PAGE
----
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Gaza Diary
“You only have a single-entry Israeli visa,” she said. “How will you re-enter the country when you leave Gaza?”
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Erez Blues

At the Erez border, the sole point of entry into the Gaza Strip, we experienced a moment of pure panic. Not at the occasional dull boom of artillery shelling, but the nameless dread that grips Indian travellers when the person behind the immigration counter ruffles your passport pages with a deeply quizzical expression before calling for the supervisor. (I use the term immigration in the loosest sense. These are fortified booths manned by ladies in army fatigue, designed as individual holding areas with electronically-controlled gates). ‘You only have a single entry Israeli visa’, she said. ‘How will you re-enter the country when you leave Gaza’? This was not an eventuality the embassy in Delhi had prepared us for. The option of escalating this into a full-scale diplomatic incident— we were, after all, the only Indian media team in Israel— was slim. As was trying to exit via a tunnel into Egypt. Fortunately, after some fulmination, our passports were stamped and we were through. More gauntlets lay ahead. From Erez immigration to the waiting transport that would take us into Gaza City meant a good two kilometre trek through a concrete walkway fenced off on both sides, dragging an elephantine amount of TV equipment in the blazing afternoon heat. Only a single luggage trolley had been deployed to service 50 journalists. We lunged at it, but the bellicose keeper of this no-man’s land cut us off with a terse ‘no dollar, no trolley.’ At the other end, everyone donned bulletproof jackets and helmets. A few more minutes were spent tweeting, texting and Instagramming our arrival into The War Zone. And which vehicle had been selected to bear this dashing, faux-heroic entourage into Gaza? A battered white bus with tinted windows, not unlike an old-school Delhi-Manali overnighter. To complete the sense of déjà vu, on its side were emblazoned the words ‘Sweety Travels’


Jimmy the Fixer

Behind every report from the war zone— Gaza or anywhere else— is a fixer, a combination of translator, facilitator of stories, and provider, if the need arises, of late night shawarma. It’s a perfectly legit. way of earning money, especially where jobs are scarce, but personally I find the term abhorrent. Sadly it has passed into self-description. As the bus dropped us off at Gaza's hotel strip, a sinewy young man with a cocky air approached us. Do you need a fixer he asked, offering us his card. It simply said, Jimmy, Fixer, with his phone number. We already have someone, we said. ‘Who? I know all of them.' We offered the name. 'I don’t know her,' he said. (Even though we were not his clients, Jimmy went onto become a friend). Some TV crews seem to have opted for an expanded entourage. A journalist friend from Denmark who came in on the bus from Erez a few days later says the CNN team had brought along an ex-SAS commando as their personal bodyguard. An odd choice, given that the risks in Gaza faced by visiting journalists are not so much from hand-to-hand combat, but from a tank missile fired from about 5 km away.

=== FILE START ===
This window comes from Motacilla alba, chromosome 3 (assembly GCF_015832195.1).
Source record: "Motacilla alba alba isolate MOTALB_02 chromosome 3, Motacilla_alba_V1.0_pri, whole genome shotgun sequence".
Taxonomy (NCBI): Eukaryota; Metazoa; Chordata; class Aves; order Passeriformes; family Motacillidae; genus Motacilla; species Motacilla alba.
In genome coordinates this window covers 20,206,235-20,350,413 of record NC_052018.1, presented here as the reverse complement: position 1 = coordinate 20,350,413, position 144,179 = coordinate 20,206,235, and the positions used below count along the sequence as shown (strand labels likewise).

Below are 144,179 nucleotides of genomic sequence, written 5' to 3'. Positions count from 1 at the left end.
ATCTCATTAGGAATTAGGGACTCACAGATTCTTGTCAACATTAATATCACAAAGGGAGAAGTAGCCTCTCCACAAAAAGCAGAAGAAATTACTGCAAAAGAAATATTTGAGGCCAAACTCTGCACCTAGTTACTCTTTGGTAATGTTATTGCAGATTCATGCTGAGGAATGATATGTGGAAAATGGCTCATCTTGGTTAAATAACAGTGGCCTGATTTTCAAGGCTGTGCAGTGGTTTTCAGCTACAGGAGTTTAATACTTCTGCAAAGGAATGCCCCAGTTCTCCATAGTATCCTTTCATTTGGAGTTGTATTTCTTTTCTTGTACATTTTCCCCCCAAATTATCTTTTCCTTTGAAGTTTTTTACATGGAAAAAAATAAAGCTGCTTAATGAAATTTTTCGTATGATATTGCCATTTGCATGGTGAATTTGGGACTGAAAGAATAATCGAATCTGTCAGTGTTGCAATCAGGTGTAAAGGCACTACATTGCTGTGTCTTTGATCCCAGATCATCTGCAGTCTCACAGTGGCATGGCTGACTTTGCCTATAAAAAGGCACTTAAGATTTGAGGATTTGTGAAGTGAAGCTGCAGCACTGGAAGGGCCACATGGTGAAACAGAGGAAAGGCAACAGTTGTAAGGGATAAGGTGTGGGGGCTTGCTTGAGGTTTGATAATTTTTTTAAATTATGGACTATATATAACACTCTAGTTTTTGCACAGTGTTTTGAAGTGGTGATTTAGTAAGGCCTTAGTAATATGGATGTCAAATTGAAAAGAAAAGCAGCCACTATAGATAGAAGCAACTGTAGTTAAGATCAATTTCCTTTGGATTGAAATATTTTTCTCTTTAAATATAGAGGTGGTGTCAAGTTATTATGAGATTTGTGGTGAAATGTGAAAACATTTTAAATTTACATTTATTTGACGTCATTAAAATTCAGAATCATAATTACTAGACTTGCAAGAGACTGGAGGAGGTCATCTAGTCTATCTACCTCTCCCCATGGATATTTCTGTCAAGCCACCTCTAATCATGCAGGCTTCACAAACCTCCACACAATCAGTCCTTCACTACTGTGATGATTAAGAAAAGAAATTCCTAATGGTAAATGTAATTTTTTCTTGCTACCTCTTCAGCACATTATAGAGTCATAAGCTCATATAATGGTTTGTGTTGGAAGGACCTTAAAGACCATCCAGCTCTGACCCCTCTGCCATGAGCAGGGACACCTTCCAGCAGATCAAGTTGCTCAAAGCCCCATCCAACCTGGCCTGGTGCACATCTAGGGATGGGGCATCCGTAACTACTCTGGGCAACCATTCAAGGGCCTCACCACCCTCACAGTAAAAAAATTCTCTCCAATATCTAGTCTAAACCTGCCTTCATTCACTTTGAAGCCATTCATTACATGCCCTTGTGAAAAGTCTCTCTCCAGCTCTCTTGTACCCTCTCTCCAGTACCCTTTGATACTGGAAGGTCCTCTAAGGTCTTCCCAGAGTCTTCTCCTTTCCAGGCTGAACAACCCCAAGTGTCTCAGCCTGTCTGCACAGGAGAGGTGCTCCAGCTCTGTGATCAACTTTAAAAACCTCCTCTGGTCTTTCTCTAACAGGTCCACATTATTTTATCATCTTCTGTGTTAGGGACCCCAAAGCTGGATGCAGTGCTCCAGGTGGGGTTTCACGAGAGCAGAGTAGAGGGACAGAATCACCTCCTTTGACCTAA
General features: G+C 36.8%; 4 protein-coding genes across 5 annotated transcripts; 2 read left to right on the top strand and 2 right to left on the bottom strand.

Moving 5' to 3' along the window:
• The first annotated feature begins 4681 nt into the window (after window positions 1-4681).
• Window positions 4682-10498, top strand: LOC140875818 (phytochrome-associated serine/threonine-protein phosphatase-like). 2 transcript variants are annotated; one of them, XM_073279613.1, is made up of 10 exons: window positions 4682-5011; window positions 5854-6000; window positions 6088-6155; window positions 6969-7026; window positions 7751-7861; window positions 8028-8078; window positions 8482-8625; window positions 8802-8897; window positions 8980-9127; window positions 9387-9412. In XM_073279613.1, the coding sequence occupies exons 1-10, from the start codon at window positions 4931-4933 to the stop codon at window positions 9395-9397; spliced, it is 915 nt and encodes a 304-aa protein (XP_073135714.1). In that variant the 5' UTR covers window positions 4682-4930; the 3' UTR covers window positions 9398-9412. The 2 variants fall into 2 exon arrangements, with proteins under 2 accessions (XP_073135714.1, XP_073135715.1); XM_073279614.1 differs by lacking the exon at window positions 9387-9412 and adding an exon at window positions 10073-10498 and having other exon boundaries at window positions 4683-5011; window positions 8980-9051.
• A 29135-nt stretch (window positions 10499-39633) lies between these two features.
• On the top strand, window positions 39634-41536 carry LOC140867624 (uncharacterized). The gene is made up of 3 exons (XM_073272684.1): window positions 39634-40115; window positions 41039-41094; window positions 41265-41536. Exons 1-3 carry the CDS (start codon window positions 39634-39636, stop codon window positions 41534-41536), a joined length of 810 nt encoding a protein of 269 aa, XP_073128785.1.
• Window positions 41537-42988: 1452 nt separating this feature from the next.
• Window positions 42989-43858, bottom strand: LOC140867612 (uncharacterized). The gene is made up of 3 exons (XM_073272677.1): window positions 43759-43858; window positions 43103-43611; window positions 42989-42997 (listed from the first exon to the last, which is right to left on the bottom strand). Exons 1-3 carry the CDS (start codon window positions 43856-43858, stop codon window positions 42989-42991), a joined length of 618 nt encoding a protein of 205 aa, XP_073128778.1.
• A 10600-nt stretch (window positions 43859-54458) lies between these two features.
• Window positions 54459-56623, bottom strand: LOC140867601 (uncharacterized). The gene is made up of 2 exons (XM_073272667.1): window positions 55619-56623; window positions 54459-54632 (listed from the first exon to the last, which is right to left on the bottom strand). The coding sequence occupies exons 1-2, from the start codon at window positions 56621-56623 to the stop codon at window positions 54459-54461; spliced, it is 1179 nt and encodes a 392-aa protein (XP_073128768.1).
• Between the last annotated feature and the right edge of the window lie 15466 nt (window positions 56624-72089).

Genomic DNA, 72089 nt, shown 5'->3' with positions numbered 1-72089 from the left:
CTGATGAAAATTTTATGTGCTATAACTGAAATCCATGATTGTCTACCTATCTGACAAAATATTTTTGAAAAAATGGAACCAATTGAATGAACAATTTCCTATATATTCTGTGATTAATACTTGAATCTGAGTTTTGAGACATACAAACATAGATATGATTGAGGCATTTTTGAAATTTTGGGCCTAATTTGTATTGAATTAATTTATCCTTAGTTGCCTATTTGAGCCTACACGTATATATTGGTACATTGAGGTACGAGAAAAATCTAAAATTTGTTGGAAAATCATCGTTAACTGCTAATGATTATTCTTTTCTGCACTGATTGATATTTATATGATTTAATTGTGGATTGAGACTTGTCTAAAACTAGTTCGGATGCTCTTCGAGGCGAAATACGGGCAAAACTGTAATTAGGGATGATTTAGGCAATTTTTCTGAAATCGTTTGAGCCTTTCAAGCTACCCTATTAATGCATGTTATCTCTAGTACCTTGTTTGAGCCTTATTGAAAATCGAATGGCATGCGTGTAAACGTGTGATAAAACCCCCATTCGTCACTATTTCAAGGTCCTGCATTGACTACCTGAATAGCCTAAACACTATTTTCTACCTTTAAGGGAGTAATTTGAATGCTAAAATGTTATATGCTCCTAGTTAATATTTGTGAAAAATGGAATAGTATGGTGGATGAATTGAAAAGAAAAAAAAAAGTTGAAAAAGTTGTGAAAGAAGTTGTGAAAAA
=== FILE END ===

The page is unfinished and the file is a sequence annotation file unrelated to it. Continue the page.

Gaza, Adrift

Gaza is by the sea. On most days, the closest you come to it is the brackish water that flows out of taps and shower heads. It is an intimate, salty reminder of the UN’s alarming statistic: more than 90% of Gaza’s water is unfit to drink. Repairs on Gaza’s government-run desalination plants, which supply the bulk of water to its residents, are severely delayed, as are construction of new plants, in part because of the restrictions Israel imposes on the import of construction material. Cement, for instance, falls under the ‘dual use’ category, which means it can also be used to make bombs. The war has worsened the crisis— an airstrike near a desalination plant killed two. The next day, staff at various plants stopped coming to work. And yet, brightly painted tankers made their way through Gaza traffic and in and out of UN shelters. Who runs these, I asked. Private water companies came the answer, some of them unregulated. Or as we call it back home, the tanker mafia.


A PLO Fighter in Punjab

On a balmy evening, I met Fateh Tobail, a long-time member of Yasser Arafat’s PLO. Fateh told me he was a PLO fighter, who saw action in Lebanon before coming to India for an engineering degree at Punjab University (as one does). He has a Punjabi wife. After a spell at the Palestinian Embassy in Delhi, he returned to Gaza and ended up working for WAFA, the Palestinian PTI. But in 2006, Hamas ousted PLO from Gaza, bringing in 40,000 of its own employees. Fateh was laid off, along with 70,000 PLO-affiliated government staffers. But— and here’s where things get somewhat bizarre— all 70,000 still get a salary from the PLO government in the West Bank, even though they don't go to work. Who pays the bills? The regime in the West Bank is mainly funded by the US, the EU, Japan and Russia. The sources of Hamas funding is more unclear. Qatar and Iran, most likely. The rest, I was told, are cash donations from the Islamic world. Does he miss Delhi, I ask Fateh? He seemed mildly offended. But then he used to live in Vasant Kunj for eight years. I had to ask.


Last week...

An incongrous sight in Gaza’s markets: large, crimson-tinted mangoes. Grown in sparse farmland on its eastern flank, abutting Isreal. In war, its where fighting is the heaviest. And yet, this bounty. Jai kisan.


NDTV managing editor Sreenivasan Jain hosts the ground reportage show, Truth vs Hype; E-mail your diarist: vasu [AT] NDTV [DOT] com. A slightly shorter, edited version of this appears in print

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